What to do if my employment contract promises a free one-way airplane ticket but I’m forced to pay for some of it?

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What to do if my employment contract promises a free one-way airplane ticket but I’m forced to pay for some of it?

I work for a school in China (sent by an American agency that made the contract). My contract promises a free return airplane ticket (to the US) or the equivalent cash according to prices at the end of June. The time that I want to leave (early July) has seen a “surprising” rise in airfare and I have been forced to pay the difference (which was a lot). The language of the contract says I should be enjoying a free airplane ticket or (if I stay in China) cash equal to the end of June market prices. Am I being wronged? Is this a breach of contract?

Asked on May 24, 2011 under Employment Labor Law, North Carolina

Answers:

M.T.G., Member, New York Bar / FreeAdvice Contributing Attorney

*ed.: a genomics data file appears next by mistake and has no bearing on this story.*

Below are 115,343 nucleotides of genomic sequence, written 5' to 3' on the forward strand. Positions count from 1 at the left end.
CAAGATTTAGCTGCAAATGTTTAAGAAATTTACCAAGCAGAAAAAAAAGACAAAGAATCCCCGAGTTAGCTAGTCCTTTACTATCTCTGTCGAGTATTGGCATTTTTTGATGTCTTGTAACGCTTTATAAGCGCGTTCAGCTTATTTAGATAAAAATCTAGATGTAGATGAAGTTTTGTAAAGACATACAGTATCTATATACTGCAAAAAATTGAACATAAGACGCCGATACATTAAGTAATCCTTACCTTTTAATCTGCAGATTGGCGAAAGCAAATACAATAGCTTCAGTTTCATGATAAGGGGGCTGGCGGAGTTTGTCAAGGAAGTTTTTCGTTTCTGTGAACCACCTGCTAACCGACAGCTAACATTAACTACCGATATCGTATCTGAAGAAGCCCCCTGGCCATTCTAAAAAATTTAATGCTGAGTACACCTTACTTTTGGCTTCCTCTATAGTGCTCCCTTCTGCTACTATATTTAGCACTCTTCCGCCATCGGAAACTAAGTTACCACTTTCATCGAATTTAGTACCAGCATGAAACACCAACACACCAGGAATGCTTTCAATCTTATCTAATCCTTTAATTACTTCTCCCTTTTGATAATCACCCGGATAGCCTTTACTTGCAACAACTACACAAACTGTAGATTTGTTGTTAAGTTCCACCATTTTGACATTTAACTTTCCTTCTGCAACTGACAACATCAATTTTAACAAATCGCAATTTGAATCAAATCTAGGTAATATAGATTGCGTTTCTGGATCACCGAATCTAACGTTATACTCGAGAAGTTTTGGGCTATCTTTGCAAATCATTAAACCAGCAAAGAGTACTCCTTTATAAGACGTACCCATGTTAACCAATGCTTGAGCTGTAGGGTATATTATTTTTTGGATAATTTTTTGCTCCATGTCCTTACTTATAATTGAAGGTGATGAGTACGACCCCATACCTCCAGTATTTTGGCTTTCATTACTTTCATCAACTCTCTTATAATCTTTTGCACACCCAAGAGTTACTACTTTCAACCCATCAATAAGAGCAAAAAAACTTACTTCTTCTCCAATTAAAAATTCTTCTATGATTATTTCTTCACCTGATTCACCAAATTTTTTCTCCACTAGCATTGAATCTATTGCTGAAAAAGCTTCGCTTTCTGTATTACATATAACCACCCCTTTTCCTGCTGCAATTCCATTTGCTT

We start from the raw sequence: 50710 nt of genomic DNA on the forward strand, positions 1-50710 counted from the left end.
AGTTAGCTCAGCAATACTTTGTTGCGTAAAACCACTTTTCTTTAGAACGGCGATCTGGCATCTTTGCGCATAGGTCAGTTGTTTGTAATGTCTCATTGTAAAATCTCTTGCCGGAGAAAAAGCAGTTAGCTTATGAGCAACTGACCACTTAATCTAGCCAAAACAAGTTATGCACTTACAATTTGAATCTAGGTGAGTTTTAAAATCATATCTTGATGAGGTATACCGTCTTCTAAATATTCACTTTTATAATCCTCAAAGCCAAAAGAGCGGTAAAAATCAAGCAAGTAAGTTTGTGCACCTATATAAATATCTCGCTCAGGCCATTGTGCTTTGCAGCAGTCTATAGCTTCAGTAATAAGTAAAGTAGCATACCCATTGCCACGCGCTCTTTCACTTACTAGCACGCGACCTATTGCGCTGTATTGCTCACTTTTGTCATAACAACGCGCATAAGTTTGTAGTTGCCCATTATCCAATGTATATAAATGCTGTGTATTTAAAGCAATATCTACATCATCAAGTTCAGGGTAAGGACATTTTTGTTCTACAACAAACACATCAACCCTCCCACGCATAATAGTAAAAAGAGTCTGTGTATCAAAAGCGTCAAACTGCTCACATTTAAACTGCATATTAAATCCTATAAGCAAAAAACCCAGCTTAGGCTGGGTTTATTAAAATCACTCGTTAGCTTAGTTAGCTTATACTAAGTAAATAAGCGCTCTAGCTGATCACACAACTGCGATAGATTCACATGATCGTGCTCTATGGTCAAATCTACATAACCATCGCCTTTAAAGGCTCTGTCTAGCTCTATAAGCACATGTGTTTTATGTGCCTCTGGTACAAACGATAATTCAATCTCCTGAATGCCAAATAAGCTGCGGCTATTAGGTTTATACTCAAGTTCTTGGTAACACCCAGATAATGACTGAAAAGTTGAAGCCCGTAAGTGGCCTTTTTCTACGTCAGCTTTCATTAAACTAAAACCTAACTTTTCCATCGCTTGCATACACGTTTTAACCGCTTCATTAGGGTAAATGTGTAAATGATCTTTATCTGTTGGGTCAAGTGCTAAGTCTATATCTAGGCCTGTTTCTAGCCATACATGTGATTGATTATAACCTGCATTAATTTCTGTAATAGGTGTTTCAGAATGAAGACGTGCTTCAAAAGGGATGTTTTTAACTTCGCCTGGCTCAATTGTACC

Answered 10 years ago | Contributor

It is very difficult to give any guidance on questionsthat involve contractual issues without being able to read the contract in question in its totality.  But I will try my best here.  The way that you have written the clause in the contract on the issues leaves me with a question: was there an assumption under the contract - or maybe even a specific end date - that you would be leaving at the end of June? Does the contract end then?  Then would it be correct to interpret the language to mean that they will pay for a ticket back at the end of the contract in June but if you wish to stay longer they will pay the cash equivalent for a ticket for the end of June?  You have chosen to stay later.  That was a gamble on the airfare prices.  You did not win this gamble.  I would have someone look at the contact for you.  Good luck.


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